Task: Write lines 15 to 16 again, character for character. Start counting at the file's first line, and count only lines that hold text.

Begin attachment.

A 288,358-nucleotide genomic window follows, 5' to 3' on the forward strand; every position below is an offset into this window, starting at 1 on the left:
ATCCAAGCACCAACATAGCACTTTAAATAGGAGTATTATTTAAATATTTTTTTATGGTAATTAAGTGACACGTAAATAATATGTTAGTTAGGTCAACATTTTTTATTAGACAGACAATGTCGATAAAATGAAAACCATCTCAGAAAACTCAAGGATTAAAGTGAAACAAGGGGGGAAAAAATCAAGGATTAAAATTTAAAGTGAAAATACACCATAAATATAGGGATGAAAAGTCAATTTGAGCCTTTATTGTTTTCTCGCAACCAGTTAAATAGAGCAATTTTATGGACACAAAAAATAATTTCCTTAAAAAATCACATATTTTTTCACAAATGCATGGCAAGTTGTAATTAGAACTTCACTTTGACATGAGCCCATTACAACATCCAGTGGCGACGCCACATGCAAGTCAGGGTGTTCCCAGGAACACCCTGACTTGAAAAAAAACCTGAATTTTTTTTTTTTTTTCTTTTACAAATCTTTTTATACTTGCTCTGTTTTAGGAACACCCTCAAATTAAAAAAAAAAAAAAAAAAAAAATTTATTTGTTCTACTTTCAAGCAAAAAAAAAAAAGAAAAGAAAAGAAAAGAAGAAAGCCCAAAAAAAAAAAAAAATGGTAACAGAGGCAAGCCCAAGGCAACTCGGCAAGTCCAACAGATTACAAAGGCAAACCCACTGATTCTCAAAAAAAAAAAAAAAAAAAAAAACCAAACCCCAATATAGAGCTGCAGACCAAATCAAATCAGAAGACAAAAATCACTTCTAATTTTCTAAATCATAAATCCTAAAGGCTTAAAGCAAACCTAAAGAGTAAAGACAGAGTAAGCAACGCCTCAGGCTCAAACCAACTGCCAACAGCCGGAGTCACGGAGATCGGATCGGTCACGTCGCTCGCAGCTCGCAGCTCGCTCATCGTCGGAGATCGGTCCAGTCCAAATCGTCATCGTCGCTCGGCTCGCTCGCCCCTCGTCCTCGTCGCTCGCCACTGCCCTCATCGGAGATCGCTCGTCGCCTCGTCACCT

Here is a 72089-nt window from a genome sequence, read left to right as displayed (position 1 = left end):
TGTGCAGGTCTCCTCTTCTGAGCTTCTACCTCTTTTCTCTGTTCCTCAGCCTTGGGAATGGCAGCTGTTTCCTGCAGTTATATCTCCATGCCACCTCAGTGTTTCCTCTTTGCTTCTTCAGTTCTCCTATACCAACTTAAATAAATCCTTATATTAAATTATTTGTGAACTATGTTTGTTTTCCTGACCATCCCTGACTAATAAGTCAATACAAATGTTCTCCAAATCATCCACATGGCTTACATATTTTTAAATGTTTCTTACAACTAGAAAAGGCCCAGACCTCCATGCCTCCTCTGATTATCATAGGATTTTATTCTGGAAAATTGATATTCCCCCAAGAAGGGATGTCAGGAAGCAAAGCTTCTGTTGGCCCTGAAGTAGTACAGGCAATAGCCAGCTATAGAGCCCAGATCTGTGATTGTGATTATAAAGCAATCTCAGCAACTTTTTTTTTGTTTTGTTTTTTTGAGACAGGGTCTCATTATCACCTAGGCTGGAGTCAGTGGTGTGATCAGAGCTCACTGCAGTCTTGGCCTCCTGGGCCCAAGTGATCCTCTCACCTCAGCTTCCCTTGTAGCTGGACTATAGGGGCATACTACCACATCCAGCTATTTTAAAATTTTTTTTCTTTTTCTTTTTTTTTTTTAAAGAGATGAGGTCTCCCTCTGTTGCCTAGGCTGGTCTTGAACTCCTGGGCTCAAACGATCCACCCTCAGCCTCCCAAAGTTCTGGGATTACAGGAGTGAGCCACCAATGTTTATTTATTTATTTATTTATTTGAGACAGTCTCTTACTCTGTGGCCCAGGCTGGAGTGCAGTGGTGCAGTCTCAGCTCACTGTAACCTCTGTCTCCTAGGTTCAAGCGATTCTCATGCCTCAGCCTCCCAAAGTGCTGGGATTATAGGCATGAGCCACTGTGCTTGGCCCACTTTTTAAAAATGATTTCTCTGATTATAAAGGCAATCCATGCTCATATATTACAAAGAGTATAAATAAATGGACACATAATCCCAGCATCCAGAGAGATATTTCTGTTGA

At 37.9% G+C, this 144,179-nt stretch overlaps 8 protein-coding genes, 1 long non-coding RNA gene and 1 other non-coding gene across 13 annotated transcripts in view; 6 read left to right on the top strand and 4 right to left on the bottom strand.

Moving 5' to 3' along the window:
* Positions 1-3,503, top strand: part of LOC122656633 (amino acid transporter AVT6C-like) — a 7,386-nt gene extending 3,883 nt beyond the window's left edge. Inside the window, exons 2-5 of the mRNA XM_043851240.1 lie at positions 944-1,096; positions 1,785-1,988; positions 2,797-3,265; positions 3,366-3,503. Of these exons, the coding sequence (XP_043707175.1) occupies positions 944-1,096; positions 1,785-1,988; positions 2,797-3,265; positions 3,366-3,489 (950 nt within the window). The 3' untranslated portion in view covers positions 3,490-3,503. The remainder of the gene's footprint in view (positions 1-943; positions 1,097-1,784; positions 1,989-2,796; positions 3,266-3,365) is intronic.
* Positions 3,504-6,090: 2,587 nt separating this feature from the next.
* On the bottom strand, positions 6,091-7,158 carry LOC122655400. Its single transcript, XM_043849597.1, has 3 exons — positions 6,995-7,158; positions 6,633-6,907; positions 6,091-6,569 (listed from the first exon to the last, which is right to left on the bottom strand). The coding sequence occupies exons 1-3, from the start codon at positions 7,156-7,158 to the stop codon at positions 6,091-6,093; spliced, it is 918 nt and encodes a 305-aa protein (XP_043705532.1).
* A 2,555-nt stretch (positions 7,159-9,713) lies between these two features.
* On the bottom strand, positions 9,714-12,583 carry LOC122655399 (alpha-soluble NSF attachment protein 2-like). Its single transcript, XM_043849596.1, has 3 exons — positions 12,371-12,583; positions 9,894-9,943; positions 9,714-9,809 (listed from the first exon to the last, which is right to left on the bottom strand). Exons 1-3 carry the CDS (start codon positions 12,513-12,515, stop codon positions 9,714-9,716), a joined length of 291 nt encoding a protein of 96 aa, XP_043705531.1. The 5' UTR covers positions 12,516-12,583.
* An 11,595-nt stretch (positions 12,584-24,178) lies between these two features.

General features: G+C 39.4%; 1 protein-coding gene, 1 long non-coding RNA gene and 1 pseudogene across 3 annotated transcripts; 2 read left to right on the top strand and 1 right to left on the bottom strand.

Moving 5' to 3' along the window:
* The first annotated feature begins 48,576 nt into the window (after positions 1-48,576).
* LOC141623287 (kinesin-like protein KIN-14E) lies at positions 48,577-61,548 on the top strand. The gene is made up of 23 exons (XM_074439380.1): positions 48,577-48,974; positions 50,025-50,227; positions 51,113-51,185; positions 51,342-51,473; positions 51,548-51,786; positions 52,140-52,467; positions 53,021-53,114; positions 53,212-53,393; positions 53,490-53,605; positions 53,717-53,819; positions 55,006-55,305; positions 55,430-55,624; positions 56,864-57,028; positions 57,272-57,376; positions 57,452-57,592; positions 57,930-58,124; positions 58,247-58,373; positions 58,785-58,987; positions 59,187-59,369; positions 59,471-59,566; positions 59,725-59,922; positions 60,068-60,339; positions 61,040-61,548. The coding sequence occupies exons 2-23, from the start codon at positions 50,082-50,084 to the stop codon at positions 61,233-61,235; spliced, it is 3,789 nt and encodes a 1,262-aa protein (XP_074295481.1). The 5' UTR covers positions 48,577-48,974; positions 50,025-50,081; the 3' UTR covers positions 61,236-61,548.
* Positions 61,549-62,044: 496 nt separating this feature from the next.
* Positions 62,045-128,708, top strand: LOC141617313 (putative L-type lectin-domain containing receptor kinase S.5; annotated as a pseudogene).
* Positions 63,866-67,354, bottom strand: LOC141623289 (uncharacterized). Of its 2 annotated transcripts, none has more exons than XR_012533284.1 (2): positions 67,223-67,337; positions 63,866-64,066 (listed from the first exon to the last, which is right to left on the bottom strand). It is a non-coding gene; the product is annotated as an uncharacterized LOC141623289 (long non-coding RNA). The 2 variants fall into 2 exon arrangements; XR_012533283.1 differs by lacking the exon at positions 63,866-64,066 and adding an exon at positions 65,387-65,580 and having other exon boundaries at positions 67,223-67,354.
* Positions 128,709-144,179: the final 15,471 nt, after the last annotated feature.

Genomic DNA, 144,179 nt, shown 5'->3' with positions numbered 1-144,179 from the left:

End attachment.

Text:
* The first annotated feature begins 48,576 nt into the window (after positions 1-48,576).
* LOC141623287 (kinesin-like protein KIN-14E) lies at positions 48,577-61,548 on the top strand. The gene is made up of 23 exons (XM_074439380.1): positions 48,577-48,974; positions 50,025-50,227; positions 51,113-51,185; positions 51,342-51,473; positions 51,548-51,786; positions 52,140-52,467; positions 53,021-53,114; positions 53,212-53,393; positions 53,490-53,605; positions 53,717-53,819; positions 55,006-55,305; positions 55,430-55,624; positions 56,864-57,028; positions 57,272-57,376; positions 57,452-57,592; positions 57,930-58,124; positions 58,247-58,373; positions 58,785-58,987; positions 59,187-59,369; positions 59,471-59,566; positions 59,725-59,922; positions 60,068-60,339; positions 61,040-61,548. The coding sequence occupies exons 2-23, from the start codon at positions 50,082-50,084 to the stop codon at positions 61,233-61,235; spliced, it is 3,789 nt and encodes a 1,262-aa protein (XP_074295481.1). The 5' UTR covers positions 48,577-48,974; positions 50,025-50,081; the 3' UTR covers positions 61,236-61,548.